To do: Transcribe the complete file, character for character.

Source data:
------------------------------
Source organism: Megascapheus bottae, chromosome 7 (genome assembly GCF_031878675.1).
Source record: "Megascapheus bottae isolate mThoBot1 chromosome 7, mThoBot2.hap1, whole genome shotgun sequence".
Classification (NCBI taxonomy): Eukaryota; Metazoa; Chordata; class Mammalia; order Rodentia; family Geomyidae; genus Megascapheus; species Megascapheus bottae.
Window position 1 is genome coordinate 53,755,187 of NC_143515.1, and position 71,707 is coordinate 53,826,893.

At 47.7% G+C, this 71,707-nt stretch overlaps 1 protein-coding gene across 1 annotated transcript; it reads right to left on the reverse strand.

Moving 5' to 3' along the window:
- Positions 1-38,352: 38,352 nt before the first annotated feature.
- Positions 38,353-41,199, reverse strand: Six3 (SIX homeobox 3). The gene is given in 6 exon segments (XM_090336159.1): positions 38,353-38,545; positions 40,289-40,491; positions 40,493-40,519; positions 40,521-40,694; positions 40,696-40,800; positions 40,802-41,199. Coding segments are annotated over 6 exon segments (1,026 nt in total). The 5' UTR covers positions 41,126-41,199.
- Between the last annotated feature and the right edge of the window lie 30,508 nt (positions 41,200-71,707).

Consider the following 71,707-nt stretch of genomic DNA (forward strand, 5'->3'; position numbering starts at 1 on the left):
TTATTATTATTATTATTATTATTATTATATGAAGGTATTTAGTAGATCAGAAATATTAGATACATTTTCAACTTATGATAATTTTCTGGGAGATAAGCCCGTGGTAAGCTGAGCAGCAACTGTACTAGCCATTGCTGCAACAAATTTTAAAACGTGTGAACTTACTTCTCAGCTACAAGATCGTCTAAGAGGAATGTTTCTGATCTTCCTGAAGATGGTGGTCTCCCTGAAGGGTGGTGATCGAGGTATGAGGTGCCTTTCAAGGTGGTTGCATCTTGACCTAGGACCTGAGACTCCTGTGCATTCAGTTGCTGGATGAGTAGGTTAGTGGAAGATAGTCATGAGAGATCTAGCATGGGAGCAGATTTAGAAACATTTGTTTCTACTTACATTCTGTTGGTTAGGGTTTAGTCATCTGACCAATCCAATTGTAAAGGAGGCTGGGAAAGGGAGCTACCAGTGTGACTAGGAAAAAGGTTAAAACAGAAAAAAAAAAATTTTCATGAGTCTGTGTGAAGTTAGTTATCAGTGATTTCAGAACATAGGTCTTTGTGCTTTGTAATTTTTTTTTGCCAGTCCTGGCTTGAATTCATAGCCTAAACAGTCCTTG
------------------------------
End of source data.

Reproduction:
Source organism: Megascapheus bottae, chromosome 7 (genome assembly GCF_031878675.1).
Source record: "Megascapheus bottae isolate mThoBot1 chromosome 7, mThoBot2.hap1, whole genome shotgun sequence".
Classification (NCBI taxonomy): Eukaryota; Metazoa; Chordata; class Mammalia; order Rodentia; family Geomyidae; genus Megascapheus; species Megascapheus bottae.
Window position 1 is genome coordinate 53,755,187 of NC_143515.1, and position 71,707 is coordinate 53,826,893.

At 47.7% G+C, this 71,707-nt stretch overlaps 1 protein-coding gene across 1 annotated transcript; it reads right to left on the reverse strand.

Moving 5' to 3' along the window:
- Positions 1-38,352: 38,352 nt before the first annotated feature.
- Positions 38,353-41,199, reverse strand: Six3 (SIX homeobox 3). The gene is given in 6 exon segments (XM_090336159.1): positions 38,353-38,545; positions 40,289-40,491; positions 40,493-40,519; positions 40,521-40,694; positions 40,696-40,800; positions 40,802-41,199. Coding segments are annotated over 6 exon segments (1,026 nt in total). The 5' UTR covers positions 41,126-41,199.
- Between the last annotated feature and the right edge of the window lie 30,508 nt (positions 41,200-71,707).

Consider the following 71,707-nt stretch of genomic DNA (forward strand, 5'->3'; position numbering starts at 1 on the left):
TTATTATTATTATTATTATTATTATTATATGAAGGTATTTAGTAGATCAGAAATATTAGATACATTTTCAACTTATGATAATTTTCTGGGAGATAAGCCCGTGGTAAGCTGAGCAGCAACTGTACTAGCCATTGCTGCAACAAATTTTAAAACGTGTGAACTTACTTCTCAGCTACAAGATCGTCTAAGAGGAATGTTTCTGATCTTCCTGAAGATGGTGGTCTCCCTGAAGGGTGGTGATCGAGGTATGAGGTGCCTTTCAAGGTGGTTGCATCTTGACCTAGGACCTGAGACTCCTGTGCATTCAGTTGCTGGATGAGTAGGTTAGTGGAAGATAGTCATGAGAGATCTAGCATGGGAGCAGATTTAGAAACATTTGTTTCTACTTACATTCTGTTGGTTAGGGTTTAGTCATCTGACCAATCCAATTGTAAAGGAGGCTGGGAAAGGGAGCTACCAGTGTGACTAGGAAAAAGGTTAAAACAGAAAAAAAAAAATTTTCATGAGTCTGTGTGAAGTTAGTTATCAGTGATTTCAGAACATAGGTCTTTGTGCTTTGTAATTTTTTTTTGCCAGTCCTGGCTTGAATTCATAGCCTAAACAGTCCTTG